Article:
Hello Leonora, soy anne Walsh
Hello Leonora, Soy Anne Walsh Anne Walsh Spring 2019, No Place Press, New York and San Francisco / MIT Press Distributing
Additional Texts by Dodie Bellamy, Julia Bryan-Wilson, and Claudia LaRocco Edited by Rachel Churner Designed by General Working Group 7 x 9-1/2 in. (177 x 241mm) 234 pages Softcover/full color plus, laser-cut, 3 paper stocks
Hello Leonora, Soy Anne Walsh are the first words of a script for a conversation with Carrington that I wrote before telephoning her for the first time. The title evokes the real and fantasized qualities of my interactions with Carrington, the care with which I approached her, but also the performative identity I assumed for this project. Hello Leonora, Soy Anne Walsh offers a narrative in fragments: a middle-aged artist named Anne Walsh falls in love with the 92-year-old author of a book about a 92-year-old woman who is placed in a sinister and surreal retirement home. Anne Walsh courts the author, travels to Mexico to meet her, fantasizes about adapting the book for film, and spends the next decade searching for The Hearing Trumpet’s form and cast. Having discovered in Carrington’s novel a thrilling, subversive example of old age, she casts herself as an “Apprentice Crone.”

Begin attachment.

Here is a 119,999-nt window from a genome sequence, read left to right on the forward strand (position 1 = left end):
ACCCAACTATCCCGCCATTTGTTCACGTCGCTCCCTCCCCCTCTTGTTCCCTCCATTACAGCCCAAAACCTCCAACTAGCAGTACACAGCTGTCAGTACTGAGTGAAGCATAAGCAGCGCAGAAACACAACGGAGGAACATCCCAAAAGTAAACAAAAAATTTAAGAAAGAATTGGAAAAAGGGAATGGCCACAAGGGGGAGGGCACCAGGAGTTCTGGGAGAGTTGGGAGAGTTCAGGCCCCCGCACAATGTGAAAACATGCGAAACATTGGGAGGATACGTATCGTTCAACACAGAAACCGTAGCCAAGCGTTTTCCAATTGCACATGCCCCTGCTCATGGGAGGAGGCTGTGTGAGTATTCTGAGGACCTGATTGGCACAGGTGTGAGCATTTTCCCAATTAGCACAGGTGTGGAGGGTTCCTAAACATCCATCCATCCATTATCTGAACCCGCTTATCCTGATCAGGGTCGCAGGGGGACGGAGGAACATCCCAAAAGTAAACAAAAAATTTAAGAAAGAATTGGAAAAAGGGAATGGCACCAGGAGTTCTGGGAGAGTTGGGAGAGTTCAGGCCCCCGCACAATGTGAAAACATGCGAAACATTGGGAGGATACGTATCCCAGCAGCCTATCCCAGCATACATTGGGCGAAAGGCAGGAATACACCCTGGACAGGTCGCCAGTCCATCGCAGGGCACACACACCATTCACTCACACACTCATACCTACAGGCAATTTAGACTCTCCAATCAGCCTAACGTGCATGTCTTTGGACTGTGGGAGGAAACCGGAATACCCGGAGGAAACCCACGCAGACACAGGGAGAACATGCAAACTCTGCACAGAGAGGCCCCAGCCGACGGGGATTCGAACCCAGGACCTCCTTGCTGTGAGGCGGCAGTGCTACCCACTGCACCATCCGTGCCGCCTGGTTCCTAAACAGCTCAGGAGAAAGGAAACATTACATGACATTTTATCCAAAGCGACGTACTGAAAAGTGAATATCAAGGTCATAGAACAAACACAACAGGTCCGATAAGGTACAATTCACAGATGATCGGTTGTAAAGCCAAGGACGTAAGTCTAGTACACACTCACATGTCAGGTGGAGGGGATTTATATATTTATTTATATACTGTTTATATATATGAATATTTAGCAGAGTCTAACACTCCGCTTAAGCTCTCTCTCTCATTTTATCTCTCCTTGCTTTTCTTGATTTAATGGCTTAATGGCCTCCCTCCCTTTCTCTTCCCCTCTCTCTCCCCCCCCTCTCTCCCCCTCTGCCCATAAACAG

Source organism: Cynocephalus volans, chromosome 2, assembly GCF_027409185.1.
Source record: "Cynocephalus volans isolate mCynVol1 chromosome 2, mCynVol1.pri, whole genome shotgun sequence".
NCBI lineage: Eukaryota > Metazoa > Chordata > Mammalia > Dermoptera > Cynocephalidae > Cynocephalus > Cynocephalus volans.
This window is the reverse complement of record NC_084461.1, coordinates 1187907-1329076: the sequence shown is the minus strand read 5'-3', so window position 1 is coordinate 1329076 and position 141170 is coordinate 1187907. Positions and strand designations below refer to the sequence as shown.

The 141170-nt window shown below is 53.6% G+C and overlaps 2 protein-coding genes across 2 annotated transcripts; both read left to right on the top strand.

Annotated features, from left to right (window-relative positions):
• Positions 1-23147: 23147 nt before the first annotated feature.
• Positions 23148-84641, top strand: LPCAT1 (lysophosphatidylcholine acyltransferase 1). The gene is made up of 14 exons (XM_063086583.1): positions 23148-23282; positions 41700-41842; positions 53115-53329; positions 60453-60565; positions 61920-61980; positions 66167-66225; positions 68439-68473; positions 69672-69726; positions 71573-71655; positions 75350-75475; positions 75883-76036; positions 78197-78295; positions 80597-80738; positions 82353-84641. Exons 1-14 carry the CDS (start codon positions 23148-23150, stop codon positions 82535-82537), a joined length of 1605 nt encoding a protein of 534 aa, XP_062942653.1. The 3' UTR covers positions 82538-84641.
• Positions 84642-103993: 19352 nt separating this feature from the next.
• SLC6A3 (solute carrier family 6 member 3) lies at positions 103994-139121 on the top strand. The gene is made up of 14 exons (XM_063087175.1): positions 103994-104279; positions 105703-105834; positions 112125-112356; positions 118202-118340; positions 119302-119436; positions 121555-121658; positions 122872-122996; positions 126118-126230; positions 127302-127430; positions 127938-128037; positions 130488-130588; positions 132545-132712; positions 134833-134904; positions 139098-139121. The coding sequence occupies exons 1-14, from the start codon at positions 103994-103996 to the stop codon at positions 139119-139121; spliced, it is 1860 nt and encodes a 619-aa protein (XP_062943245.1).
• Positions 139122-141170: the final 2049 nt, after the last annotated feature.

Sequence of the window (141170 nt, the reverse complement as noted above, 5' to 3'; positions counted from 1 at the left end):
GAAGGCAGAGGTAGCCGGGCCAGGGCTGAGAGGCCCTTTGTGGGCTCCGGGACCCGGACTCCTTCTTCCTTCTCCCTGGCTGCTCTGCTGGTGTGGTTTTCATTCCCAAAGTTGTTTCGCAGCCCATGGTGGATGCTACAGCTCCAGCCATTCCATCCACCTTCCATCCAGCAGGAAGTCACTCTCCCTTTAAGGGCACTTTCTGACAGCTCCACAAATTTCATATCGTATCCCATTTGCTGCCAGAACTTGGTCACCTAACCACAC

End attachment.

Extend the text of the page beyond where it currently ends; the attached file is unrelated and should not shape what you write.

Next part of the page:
Hello Leonora is also auto-ethnography, highlighting the painful but also campy obsessions of middle age vanity and the strangeness of menopause, written by a character who moves between being the book’s author, the producer of The Hearing Trumpet’s adaptation, and a cast member of that adaptation. She becomes a mother, passes through menopause, collaborates with actors in elder theater classes, and documents her own life as a “mood board” for a film which is never made.
In its form, developed in deep collaboration with designer Geoff Kaplan, Hello Leonora, Soy Anne Walsh evokes an obsessive and recursive search through its dense use of facsimiles of hand-written letters, annotated research notes, and post-it note flow charts, all embedded amidst essays, scripts and photographs. These photographs document my several visits to and with Carrington in Mexico City; studio research ephemera (studies for staging, location, and casting of the imaginary film); the places where these fantasies are taking place and being fed: my studios, my home, and all the places where I troll for old ladies; and finally, in selfies which perform the vanity, anxiety, and comedy of the Apprentice Crone.